Thursday, November 24, 2005

Music to drive by

I have a battered old cassette deck in my car. Rather unwisely I have started to listen to my old collection of personal favourites while driving in and out of Norwich and Cromer. Today it was the turn of Prokofiev - his first Violin concerto and Cinderella music. Is there a more exquisitely delicate piece of orchestral scoring than the return of the main theme in the first movement of the concerto? If there is, I don't know it. It could melt the heart of a mass-murderer. What a wonderful, amazing, miraculous thing music is!

5 comments:

MaLj said...

When driving, I listen to music that is not always the very best and sweetest, but interesting for the moment, and possible to get the idea of in the surrounding noise. Often song of some not too soft kind. Opera, jazz, musical, rock, pop. My best choice of music for difficult driving late at night was the Goldberg variations - when I was out on dark roads in a cold car after a long day and night of sailing.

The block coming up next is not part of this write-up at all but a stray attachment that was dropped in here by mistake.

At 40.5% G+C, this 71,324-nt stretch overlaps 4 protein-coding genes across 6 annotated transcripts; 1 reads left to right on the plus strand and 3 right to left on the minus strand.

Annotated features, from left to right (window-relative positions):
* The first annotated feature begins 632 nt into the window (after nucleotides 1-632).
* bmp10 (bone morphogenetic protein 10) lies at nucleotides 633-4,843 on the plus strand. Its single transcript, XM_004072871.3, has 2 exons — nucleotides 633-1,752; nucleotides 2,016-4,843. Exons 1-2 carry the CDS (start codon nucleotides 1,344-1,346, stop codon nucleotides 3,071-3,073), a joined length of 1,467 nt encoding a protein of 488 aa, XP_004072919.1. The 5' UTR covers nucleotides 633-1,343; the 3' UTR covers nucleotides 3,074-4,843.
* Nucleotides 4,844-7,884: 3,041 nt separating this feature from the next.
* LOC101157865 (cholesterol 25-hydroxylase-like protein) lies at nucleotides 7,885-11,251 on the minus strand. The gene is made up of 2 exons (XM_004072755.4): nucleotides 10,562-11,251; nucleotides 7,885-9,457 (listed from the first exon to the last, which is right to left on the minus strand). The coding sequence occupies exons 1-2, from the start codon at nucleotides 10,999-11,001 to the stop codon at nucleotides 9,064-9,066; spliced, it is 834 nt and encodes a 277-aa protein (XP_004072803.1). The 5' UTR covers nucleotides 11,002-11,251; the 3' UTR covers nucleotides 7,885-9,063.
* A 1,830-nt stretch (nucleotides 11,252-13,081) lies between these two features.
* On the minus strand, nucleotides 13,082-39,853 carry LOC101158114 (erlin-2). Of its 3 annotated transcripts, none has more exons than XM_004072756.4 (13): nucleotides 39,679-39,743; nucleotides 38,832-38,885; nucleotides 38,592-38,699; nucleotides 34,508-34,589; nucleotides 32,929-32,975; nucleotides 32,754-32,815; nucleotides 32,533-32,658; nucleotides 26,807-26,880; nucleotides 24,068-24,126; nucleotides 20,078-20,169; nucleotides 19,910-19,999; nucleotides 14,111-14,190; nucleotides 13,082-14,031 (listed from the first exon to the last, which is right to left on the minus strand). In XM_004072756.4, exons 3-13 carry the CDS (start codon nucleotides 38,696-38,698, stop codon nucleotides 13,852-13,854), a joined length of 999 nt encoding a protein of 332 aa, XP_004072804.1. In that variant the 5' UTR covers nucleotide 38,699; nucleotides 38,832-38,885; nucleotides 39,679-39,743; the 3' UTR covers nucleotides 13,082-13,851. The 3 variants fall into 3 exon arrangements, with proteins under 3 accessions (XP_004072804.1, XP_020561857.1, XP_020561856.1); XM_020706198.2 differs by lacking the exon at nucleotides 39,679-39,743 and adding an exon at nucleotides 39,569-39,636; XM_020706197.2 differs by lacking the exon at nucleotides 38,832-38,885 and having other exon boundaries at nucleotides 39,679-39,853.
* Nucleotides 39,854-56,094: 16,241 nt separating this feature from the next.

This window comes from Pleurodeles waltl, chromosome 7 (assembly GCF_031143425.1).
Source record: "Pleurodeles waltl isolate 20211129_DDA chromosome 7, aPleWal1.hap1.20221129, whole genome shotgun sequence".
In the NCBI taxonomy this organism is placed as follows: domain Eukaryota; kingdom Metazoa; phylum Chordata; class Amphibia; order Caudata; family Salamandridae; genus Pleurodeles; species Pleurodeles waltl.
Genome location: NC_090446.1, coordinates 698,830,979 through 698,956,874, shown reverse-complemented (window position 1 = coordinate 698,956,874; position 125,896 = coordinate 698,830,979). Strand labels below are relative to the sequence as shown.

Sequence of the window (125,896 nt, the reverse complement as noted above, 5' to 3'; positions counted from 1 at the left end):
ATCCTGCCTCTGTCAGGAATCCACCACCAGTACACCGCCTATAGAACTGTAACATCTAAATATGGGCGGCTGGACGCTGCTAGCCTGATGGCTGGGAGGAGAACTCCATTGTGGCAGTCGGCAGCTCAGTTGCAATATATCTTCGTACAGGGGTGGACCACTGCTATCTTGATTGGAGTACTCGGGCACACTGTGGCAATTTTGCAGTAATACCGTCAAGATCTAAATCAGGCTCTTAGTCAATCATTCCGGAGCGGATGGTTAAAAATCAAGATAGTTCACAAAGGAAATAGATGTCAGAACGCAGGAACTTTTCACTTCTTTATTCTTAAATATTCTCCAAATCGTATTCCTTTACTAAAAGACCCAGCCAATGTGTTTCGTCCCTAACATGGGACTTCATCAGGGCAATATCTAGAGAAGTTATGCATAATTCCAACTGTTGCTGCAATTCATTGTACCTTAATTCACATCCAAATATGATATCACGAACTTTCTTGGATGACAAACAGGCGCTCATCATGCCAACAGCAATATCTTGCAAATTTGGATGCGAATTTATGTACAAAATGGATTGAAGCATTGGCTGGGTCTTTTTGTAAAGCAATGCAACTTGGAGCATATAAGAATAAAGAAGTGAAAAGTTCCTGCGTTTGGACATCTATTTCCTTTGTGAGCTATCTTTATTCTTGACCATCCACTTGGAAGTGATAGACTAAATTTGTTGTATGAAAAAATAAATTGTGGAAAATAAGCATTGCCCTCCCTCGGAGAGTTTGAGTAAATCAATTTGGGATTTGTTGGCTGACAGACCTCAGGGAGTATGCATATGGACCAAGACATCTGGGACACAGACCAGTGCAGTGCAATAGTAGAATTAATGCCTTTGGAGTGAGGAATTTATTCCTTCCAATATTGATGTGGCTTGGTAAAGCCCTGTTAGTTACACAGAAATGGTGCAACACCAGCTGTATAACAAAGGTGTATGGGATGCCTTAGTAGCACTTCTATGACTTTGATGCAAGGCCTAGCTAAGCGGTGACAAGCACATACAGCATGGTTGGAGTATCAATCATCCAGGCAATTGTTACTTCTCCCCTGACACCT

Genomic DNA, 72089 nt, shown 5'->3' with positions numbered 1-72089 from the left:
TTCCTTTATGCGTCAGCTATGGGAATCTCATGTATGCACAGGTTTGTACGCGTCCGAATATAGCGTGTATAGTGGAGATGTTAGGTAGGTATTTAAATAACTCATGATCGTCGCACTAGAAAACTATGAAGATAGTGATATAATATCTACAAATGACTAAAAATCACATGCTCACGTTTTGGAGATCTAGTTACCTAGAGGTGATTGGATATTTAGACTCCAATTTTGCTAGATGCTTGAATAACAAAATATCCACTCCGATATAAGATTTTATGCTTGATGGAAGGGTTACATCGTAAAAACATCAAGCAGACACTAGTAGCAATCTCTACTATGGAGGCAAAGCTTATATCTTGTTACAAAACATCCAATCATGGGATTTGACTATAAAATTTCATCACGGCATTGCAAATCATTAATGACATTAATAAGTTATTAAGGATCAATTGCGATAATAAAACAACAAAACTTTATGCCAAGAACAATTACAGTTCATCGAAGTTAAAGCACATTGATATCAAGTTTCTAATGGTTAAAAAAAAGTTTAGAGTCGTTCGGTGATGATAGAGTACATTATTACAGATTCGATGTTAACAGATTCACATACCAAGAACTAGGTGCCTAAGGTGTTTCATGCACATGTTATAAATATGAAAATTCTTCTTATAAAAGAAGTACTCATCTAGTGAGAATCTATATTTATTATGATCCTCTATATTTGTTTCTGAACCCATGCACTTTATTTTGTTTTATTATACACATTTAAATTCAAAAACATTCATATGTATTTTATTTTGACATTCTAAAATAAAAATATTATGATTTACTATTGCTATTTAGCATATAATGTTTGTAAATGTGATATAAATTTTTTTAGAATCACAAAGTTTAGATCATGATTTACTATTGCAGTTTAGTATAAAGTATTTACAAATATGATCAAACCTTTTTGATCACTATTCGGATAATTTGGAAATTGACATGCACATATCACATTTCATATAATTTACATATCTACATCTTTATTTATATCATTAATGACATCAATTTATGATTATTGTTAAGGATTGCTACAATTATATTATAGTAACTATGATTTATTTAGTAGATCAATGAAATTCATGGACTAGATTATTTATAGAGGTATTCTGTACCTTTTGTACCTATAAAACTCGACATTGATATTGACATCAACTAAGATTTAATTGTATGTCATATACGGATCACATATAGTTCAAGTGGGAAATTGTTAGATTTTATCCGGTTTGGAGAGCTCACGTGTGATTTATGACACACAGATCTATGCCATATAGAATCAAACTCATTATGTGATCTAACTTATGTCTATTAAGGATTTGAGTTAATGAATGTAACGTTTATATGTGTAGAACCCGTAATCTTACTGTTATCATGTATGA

MaLj said...

Andrew, I just want to tell you that I was informed by MW that he did write a reply about the value of Prokofiev's music, but his computer was unfair to him today so the careful comment was lost. How sad.

Andrew Lowe-Watson said...

I hope very much to read Michael's comment later

MaLj said...

I returned to read this blog post today, after I have listened to Prokofiev's first violin concerto for the first time (three times the same morning!), and suddenly remembered Andrew had mentioned a "beautiful" Prokofiev work in November... I have to write more about this, somewhere else (email or blog) - later.

Surly Terrier said...

Maria, there are many "beautiful" Prokofiev works to be discovered. In spite of my aversion to lists and ranking, I'd have to say that P was definitely one of the Masters of the 20th Century, but unfortunately overlooked in many concert halls these days, at least locally. Try the piano concerti, Romeo and Juliet, the Cinderella and the violin concerto Andrew mentioned, and I also admit to a fondness for War and Peace and Alexander Nevsky.